It is therefore interesting to study the performances of the three cars, Ferrari, Mercedes, and Red Bull, on a circuit like Circuit de Barcelona-Catalunya, comparing each with its counterpart from the previous Formula One season. Certainly, Aston Martin is also one of the best cars on the track this year, but the suboptimal performance this season, combined with the non-representative performance of 2022, made a detailed study of Stroll’s team’s car unreliable and, therefore, it has not been included by Federico Albano in his analysis for the Italian website FormulaPassion.
Telemetry data from the qualifying lap, comparable until turn 13
The best condition for comparing performance between the two years is the best qualifying lap, where the cars express their pure maximum performance for the entire Spanish weekend. We have limited the comparison up to the entrance of turn 13, where the track was the same between the two seasons, and the direct comparisons of the data have yielded interesting results. Let’s start with a general analysis of the following three telemetry graphs.
As for Ferrari, the comparison is between Charles Leclerc’s pole lap in 2022 and Carlos Sainz’s second-fastest time in 2023. The significant gain in top speed for the red car on the main straight, amounting to 11 km/h, is immediately evident. The car seems to benefit from the stiffer setup introduced in 2023, which allows for higher cornering speeds combined with a noticeable increase in straight-line speeds. However, there is not a truly substantial leap forward, with a performance difference that is not as radical as one would expect from a car that has undergone a whole year of evolution. In the first two sectors, Carlos Sainz has less than half a second advantage compared to Charles Leclerc’s lap from the previous year (compared to Mercedes’ approximately seven tenths and Red Bull’s over one second advantage), mostly gained in the straight-line speed (three tenths on the main straight).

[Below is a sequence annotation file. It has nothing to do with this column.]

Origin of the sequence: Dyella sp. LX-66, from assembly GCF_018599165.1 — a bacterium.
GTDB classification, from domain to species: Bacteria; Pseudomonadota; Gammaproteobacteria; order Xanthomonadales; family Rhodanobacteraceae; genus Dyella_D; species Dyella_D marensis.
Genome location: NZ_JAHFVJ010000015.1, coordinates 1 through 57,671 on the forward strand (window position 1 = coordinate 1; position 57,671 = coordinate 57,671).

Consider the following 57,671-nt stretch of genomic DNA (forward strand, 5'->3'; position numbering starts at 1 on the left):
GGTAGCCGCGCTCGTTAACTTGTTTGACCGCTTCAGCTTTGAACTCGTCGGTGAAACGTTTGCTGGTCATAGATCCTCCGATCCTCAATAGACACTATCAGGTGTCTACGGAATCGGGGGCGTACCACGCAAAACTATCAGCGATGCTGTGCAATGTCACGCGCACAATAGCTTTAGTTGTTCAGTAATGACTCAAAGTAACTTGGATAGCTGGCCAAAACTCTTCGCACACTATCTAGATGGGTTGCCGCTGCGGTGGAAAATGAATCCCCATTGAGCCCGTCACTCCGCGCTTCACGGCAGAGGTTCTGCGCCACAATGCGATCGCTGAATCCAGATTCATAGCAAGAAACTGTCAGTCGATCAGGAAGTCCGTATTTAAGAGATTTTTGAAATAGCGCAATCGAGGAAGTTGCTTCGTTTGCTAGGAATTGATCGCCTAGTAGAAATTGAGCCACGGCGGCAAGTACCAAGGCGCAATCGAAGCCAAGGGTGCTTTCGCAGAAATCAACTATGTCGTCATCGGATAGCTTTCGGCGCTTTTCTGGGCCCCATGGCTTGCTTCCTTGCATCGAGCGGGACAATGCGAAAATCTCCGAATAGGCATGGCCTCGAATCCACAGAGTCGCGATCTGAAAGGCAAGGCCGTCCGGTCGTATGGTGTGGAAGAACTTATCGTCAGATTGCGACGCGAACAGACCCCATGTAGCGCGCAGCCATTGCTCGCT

For Mercedes, the situation is practically the opposite: the straight-line speed remains similar or decreases, but the W14 in its “B” version is significantly faster in medium-speed corners like turn 4 and turn 8, and very effective under braking, indicating an increase in aerodynamic load and a greatly improved suspension package for longitudinal weight transfer.